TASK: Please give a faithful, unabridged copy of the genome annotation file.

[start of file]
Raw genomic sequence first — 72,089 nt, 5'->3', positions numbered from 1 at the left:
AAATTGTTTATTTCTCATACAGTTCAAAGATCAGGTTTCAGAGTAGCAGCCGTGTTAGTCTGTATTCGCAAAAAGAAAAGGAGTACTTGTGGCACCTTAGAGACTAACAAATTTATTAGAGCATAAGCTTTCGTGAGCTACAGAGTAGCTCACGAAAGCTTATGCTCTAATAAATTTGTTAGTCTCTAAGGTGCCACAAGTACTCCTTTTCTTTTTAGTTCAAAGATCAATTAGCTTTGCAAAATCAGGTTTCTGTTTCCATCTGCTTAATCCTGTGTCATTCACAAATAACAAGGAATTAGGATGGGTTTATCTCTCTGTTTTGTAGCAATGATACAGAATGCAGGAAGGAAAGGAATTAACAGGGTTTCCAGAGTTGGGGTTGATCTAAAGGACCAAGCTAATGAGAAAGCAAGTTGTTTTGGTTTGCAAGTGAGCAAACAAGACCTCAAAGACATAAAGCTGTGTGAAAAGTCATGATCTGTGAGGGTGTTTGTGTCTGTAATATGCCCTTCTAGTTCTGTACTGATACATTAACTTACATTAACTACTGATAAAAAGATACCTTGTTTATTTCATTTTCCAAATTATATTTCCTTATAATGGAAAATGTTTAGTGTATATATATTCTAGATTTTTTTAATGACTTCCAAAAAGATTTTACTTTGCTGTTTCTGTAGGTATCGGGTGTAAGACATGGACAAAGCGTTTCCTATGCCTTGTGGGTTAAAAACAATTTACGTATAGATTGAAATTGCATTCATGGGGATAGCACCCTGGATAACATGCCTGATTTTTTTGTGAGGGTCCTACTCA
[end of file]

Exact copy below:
Raw genomic sequence first — 72,089 nt, 5'->3', positions numbered from 1 at the left:
AAATTGTTTATTTCTCATACAGTTCAAAGATCAGGTTTCAGAGTAGCAGCCGTGTTAGTCTGTATTCGCAAAAAGAAAAGGAGTACTTGTGGCACCTTAGAGACTAACAAATTTATTAGAGCATAAGCTTTCGTGAGCTACAGAGTAGCTCACGAAAGCTTATGCTCTAATAAATTTGTTAGTCTCTAAGGTGCCACAAGTACTCCTTTTCTTTTTAGTTCAAAGATCAATTAGCTTTGCAAAATCAGGTTTCTGTTTCCATCTGCTTAATCCTGTGTCATTCACAAATAACAAGGAATTAGGATGGGTTTATCTCTCTGTTTTGTAGCAATGATACAGAATGCAGGAAGGAAAGGAATTAACAGGGTTTCCAGAGTTGGGGTTGATCTAAAGGACCAAGCTAATGAGAAAGCAAGTTGTTTTGGTTTGCAAGTGAGCAAACAAGACCTCAAAGACATAAAGCTGTGTGAAAAGTCATGATCTGTGAGGGTGTTTGTGTCTGTAATATGCCCTTCTAGTTCTGTACTGATACATTAACTTACATTAACTACTGATAAAAAGATACCTTGTTTATTTCATTTTCCAAATTATATTTCCTTATAATGGAAAATGTTTAGTGTATATATATTCTAGATTTTTTTAATGACTTCCAAAAAGATTTTACTTTGCTGTTTCTGTAGGTATCGGGTGTAAGACATGGACAAAGCGTTTCCTATGCCTTGTGGGTTAAAAACAATTTACGTATAGATTGAAATTGCATTCATGGGGATAGCACCCTGGATAACATGCCTGATTTTTTTGTGAGGGTCCTACTCA